Meeting News

Deep learning system may detect HbA1c levels from retinal photographs

VANCOUVER, British Columbia — Using good-quality macular-centered fundus photographs and serum samples, a newly designed deep learning system could accurately estimate hemoglobin A1c levels, according to a speaker here.

“With the advent of AI, we are hoping to further introduce this as an exponentially paradigm shift for home care of diabetes,” Yih-Chung Tham, PhD, said at the Association for Research in Vision and Ophthalmology annual meeting.

Tham and researchers from Singapore Eye Research Institute included 17,422 participants in the retrospective review; 13,937 individuals were used to train the deep learning system and 3,485 were used to validate the system.

The mean error between the deep learning system and the actual HbA1c was 0.87%, according to Tham.

Overall, the system slightly underestimated HbA1c for patients with diabetes and slightly overestimated for healthy subjects. The results were promising overall, Tham said.

Tham said the deep learning system could eventually be used in a new home care system, possibly with a smartphone or smart device, for diabetes control instead of the typical “finger prick and current paper test.” by Robert Linnehan

 

Reference:

Tham YC. Estimation of haemoglobin A1c from retinal photographs via deep learning. Presented at: Association for Research in Vision and Ophthalmology; April 28-May 2, 2019; Vancouver, British Columbia.

Disclosure: Tham reports no relevant financial disclosures.

VANCOUVER, British Columbia — Using good-quality macular-centered fundus photographs and serum samples, a newly designed deep learning system could accurately estimate hemoglobin A1c levels, according to a speaker here.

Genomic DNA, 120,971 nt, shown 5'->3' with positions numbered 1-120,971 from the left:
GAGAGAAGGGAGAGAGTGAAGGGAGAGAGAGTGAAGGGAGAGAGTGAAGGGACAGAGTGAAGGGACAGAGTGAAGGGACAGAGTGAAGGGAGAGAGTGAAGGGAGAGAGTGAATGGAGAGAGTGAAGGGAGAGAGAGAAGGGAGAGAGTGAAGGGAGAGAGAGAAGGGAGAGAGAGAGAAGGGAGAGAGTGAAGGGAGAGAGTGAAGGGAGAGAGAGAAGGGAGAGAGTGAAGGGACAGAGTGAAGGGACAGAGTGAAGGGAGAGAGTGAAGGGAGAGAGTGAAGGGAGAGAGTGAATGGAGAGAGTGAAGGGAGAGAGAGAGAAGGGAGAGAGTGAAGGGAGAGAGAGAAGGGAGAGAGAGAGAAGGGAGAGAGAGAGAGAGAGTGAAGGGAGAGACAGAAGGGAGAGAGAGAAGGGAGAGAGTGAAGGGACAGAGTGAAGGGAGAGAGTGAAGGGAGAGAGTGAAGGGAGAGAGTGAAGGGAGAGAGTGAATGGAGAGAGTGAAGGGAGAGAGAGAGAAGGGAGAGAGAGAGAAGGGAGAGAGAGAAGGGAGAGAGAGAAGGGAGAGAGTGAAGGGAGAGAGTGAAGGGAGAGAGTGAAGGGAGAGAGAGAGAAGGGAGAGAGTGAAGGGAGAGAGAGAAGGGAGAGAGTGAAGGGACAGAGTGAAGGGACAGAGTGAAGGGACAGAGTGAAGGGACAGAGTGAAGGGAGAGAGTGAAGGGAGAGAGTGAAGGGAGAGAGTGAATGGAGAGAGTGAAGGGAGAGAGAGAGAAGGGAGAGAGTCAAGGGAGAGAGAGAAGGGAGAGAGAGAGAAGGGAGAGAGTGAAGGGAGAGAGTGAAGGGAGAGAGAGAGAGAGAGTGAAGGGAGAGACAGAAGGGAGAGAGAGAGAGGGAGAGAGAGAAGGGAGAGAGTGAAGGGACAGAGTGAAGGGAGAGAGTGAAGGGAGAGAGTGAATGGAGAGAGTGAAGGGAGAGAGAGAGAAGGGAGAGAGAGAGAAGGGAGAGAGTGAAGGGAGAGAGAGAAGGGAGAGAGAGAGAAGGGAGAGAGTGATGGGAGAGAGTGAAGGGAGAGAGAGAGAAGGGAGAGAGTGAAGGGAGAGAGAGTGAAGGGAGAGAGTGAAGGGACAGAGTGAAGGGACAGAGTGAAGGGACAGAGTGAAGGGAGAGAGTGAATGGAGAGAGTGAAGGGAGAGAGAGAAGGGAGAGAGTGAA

“With the advent of AI, we are hoping to further introduce this as an exponentially paradigm shift for home care of diabetes,” Yih-Chung Tham, PhD, said at the Association for Research in Vision and Ophthalmology annual meeting.

Tham and researchers from Singapore Eye Research Institute included 17,422 participants in the retrospective review; 13,937 individuals were used to train the deep learning system and 3,485 were used to validate the system.

The mean error between the deep learning system and the actual HbA1c was 0.87%, according to Tham.

Overall, the system slightly underestimated HbA1c for patients with diabetes and slightly overestimated for healthy subjects. The results were promising overall, Tham said.

Tham said the deep learning system could eventually be used in a new home care system, possibly with a smartphone or smart device, for diabetes control instead of the typical “finger prick and current paper test.” by Robert Linnehan

 

Reference:

Tham YC. Estimation of haemoglobin A1c from retinal photographs via deep learning. Presented at: Association for Research in Vision and Ophthalmology; April 28-May 2, 2019; Vancouver, British Columbia.

Disclosure: Tham reports no relevant financial disclosures.

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